Desert Bloom anymore and it would’ve been wrong to just leave the animal, Ramlin had sold her. It did fetch the two a hundred shells, but most of that had gone into buying food, water and paying for Sadra’s arm to be healed. The local didn’t know how to gain any more. Except . . . Kischa’a harbor market was a very lively place, all kinds of people strutting about, from nobles to beggars. The pejan looked around from her hiding place behind a crate. Excitement and fear bubbled in her stomach like butterflies. What she was doing was wrong, yes, but nobody carried their life’s savings on their person, so the girl wouldn’t be dooming someone to poverty. And she was simply doing what was necessary to survive, no ill will involved. A guard passed by and the woman ducked behind the crate, feeling her heart pump rapidly. Next, a sickly-looking beggar limped over, asking the merchants and buyers for alms. An older lady gave him a shell and the cripple thanked her profusely. Then came a good-looking noblewoman, a bloated, fat purse hanging from her belt. She paused, examining the wares of a smiling trader. This was Ramlin’s chance. She forced down the unpleasant feeling in her gut and focused on the purse. The string holding it in place started untangling, the owner oblivious to what was going on. Another guard walked by. The mind controller hid behind the crate, hands clamped over her face to stop herself from screaming. Droplets of sweat formed on her forehead. When she dared to peek out again, the purse was still dangling from the woman’s belt, the noble still none the wiser. The mind controller’s hands shook as she took a deep breath and separated the purse from the belt. It floated over to Ramlin, who quickly stuffed it into her satchel. The pejan walked away, he footsteps light and her breathing uneven. The purse felt like a heavy stone, weighing her down. “Thief! Thief!” the lady shouted “Someone stole my purse!” The vagabond quickened her pace, feeling her cheeks burn and her chest constrict. Every moment she could be discovered and exposed, every moment she could lose her freedom. The girl turned into a wide street, disappearing into the crowd. The amount of people was simply suffocating and the mind controller felt nauseous. The strangers became an amorphous mass, threatening to consume her. In a haze, the pejan barely noticed bumping into someone, until she was flat on the ground. “You don’t look so good.” a woman helped her up. It was Ragda. Ramlin stared at her, expecting her mother to recognize her child. The woman stared back. Yern was also nearby, as were three young boys who looked at the mind controller with curiosity. “Why are you staring?” the older woman looked uncomfortable. “Oh, excuse me.” the teenager apologized feebly “I, um, have we met before? Are you . . .” “Ragda Witherbane, blessed by Amiron. That’s my husband, Yern, and these are my sons: Remyron, Lyseus and Ehekhar.” she pointed to the man and the small boys. “I know a woman . . . Ramlin Witherbane, blessed by Ha’kella.” the girl mumbled “Are you . . . her mother?”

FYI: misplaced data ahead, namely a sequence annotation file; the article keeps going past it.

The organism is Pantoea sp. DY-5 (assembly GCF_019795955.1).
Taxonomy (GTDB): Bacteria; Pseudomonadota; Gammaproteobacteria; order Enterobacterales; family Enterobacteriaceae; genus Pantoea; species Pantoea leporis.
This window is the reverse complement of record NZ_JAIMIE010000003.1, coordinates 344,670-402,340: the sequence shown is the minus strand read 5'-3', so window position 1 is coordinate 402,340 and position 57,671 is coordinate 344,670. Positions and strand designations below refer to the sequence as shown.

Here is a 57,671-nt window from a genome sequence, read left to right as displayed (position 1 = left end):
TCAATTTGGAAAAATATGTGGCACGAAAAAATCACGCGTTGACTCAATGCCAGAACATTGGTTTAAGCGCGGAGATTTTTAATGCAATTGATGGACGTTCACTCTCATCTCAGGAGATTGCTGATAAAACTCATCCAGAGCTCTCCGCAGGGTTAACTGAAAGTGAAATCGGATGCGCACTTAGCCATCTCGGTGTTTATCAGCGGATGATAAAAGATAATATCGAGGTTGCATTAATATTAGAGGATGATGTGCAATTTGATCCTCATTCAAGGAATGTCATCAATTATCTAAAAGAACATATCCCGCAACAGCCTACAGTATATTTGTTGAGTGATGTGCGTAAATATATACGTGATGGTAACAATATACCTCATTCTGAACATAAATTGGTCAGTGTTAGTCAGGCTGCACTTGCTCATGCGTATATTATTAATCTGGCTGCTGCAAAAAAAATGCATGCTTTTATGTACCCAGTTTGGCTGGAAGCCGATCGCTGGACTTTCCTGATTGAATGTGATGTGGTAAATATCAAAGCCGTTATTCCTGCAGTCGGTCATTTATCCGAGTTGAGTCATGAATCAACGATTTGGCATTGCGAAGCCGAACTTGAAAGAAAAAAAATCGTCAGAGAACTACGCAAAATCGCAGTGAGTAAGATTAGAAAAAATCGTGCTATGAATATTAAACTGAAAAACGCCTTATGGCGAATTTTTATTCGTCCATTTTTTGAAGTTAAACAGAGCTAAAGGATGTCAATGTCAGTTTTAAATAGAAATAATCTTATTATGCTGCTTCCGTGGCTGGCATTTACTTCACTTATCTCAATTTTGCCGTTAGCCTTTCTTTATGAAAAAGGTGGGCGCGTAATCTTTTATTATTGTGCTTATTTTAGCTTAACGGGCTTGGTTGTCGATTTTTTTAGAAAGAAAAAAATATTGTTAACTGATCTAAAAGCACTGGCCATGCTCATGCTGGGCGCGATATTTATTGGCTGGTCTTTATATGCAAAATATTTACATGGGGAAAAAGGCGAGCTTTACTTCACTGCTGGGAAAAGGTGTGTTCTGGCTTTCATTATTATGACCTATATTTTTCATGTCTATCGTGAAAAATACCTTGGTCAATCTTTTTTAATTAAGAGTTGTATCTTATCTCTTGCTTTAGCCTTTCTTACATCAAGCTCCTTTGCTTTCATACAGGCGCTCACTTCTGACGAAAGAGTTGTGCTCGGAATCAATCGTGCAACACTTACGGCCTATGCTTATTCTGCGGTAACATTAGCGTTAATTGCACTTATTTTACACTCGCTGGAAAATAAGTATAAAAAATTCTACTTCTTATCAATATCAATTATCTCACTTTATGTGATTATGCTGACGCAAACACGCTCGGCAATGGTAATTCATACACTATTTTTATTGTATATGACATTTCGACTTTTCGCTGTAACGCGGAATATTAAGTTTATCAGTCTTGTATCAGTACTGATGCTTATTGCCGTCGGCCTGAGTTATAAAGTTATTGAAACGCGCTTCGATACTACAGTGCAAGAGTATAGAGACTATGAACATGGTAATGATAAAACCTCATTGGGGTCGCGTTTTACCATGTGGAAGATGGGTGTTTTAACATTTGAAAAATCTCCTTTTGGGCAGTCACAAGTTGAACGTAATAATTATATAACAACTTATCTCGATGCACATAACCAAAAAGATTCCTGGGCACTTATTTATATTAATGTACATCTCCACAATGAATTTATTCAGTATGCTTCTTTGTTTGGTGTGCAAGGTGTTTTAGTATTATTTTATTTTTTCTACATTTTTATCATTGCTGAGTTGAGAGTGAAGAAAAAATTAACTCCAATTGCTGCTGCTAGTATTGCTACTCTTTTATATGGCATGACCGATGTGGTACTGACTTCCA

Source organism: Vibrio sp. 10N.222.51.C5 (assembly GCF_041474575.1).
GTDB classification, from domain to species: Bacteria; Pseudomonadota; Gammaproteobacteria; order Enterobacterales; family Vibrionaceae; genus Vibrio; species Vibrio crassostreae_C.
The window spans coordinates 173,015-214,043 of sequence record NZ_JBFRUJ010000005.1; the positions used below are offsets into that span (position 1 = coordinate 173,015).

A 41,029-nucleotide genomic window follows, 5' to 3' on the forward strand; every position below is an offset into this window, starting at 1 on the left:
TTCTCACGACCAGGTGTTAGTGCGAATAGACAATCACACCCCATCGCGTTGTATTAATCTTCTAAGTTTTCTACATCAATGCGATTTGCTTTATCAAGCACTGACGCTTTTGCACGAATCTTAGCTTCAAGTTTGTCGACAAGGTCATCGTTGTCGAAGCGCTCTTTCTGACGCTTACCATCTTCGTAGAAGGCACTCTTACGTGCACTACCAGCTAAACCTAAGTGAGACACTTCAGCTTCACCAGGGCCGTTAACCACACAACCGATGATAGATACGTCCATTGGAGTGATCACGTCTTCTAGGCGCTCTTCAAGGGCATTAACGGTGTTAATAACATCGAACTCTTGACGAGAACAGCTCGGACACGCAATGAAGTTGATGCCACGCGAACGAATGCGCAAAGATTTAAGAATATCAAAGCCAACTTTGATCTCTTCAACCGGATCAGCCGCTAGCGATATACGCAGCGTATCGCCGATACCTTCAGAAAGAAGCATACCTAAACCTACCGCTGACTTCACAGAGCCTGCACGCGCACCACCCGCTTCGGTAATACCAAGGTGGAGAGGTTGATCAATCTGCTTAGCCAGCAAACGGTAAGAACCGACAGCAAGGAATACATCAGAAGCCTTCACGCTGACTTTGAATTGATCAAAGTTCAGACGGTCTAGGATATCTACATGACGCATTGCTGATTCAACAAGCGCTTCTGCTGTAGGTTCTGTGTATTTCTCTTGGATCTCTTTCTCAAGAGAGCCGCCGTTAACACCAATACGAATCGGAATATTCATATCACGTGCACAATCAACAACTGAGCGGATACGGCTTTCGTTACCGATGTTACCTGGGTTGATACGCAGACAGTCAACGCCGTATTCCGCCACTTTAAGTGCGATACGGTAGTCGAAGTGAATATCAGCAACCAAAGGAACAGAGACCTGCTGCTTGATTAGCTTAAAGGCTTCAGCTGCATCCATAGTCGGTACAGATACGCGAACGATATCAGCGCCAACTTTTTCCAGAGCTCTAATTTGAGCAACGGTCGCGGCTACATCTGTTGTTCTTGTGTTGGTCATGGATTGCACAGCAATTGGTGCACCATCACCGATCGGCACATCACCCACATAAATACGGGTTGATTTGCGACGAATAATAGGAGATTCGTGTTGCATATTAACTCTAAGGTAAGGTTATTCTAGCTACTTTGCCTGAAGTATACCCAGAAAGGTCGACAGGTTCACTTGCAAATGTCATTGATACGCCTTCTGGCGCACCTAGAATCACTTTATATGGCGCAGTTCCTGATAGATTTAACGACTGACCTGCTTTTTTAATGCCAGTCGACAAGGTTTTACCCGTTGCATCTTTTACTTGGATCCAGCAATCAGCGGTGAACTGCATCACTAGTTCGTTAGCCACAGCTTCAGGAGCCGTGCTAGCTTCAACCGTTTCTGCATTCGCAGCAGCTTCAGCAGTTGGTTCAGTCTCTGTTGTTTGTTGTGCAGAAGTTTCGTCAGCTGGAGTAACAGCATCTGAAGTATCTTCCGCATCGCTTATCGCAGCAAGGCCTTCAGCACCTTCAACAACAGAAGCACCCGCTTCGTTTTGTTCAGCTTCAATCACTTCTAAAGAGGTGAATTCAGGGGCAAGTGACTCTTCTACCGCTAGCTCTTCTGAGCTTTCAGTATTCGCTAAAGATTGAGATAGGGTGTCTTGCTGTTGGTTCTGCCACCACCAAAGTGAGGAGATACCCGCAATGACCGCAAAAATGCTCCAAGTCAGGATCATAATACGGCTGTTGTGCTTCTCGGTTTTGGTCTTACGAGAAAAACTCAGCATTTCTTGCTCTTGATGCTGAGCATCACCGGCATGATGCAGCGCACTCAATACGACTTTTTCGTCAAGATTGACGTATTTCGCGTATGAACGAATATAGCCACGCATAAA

“Oh no!” Ragda laughed, just like she often did when Ramlin was little “I don’t know anyone by that name. You must be mistaken.” The mind controller felt like a part of her died. “What about you . . . Yern?” the woman turned to her father “Do you know anyone by the name of Ramlin Witherbane?” “Nope, never heard of her.” the man shook his head. The family continued on their merry way, leaving Ramlin to stare after them. She stood there, blinking. It seemed like she was dreaming, the scene she had just witnessed was so unreal. She just had to wake up . . . if only she could. Her nightmares had become reality, the truth inescapable. She felt wronged, as if something she deserved to have was suddenly taken away. How could she have believed, no, hoped her parents still loved her? Sending her to Danarra was just an elaborate way of disowning her. How could she have naively expected everything to still be the same when she returned years later, as a legal adult? And of course Ragda and Yern would erase every trace of their failure, Geren Junior, from their minds. Ramlin’s three normal, average, loved replacements didn’t even know of her existence. The mind controller wanted to call them out on their lies, but what would that change? If they didn’t want her as their daughter, what could she do? Every trace of the family she had once had was gone, taken from her. The teenager felt even more sick and dizzy. She was a thief, a criminal, just like her uncle was. Perhaps it was right that her parents had cast her out. Perhaps it was right that she was replaced by some good-for-nothing brats. Perhaps it was right that she would inherit nothing from her parents, except for her jet black hair and bright lilac eyes. Perhaps, if her parents loved her not, she didn’t have to. And, come to think of it, no one is obliged to love their family. No parent is forced to care for their children – there are numerous ways of disowning a child. No child is ordered to love their parents – cutting family ties is remarkably easy. Yes, that was exactly what Ramlin had to do. A bitter smile crossed her face. She could make one defiant spit into the image of her parents. There was one thing which the pejan was given from her parents that she could get rid of: her last name. She would be Witherbane no longer. But she couldn’t live without a family name, it seemed wrong. Her uncle was named Geren Wintertide, and it was also the last name of her mother before she married. But Geren was a murderer and Ragda was a traitor. The mind controller wanted nothing to do with both of them. She thought of the names of people she knew. Aril Wheelspinner. Ral Wildsight. Hril and Yamil Wallmaker. Horata Wonderstep. Kessyl Wellwatcher. Harlin Weaselfall. Umla Whiteway. The pejan dismissed most of these last names immediately. Kessyl, Ral, Yamil and Hril were simply her former friends, although it seemed like the sight of Hril’s body would never fade from her mind. She had barely known Horata. Aril . . . Ramlin had many good memories of her time with the boy and she hoped he hadn’t forsaken her like Ragda and Yern, but, ultimately he was just a friend. A friend she hadn’t seen in 8 years. A friend who had most likely moved on. Harlin was a good role model – brave, just and selfless, but not someone the teenager had many meaningful interactions with. Umla was the girl’s mentor and teacher. Everything the woman had learned about mind control she learned from Umla. She wasn’t the nicest of people, true, but Ramlin felt that taking on a last name in honor of her mentor was right. After all, she had spent half of her life and childhood in that two-story mansion surrounded by a wilting garden. And Umla had no children(at least, not anymore) or other relatives. Any legal issues with changing her last name could be easily avoided, as she was a fugitive escaping to another continent. If the woman wanted, she could spend the rest of her life under a false first name too.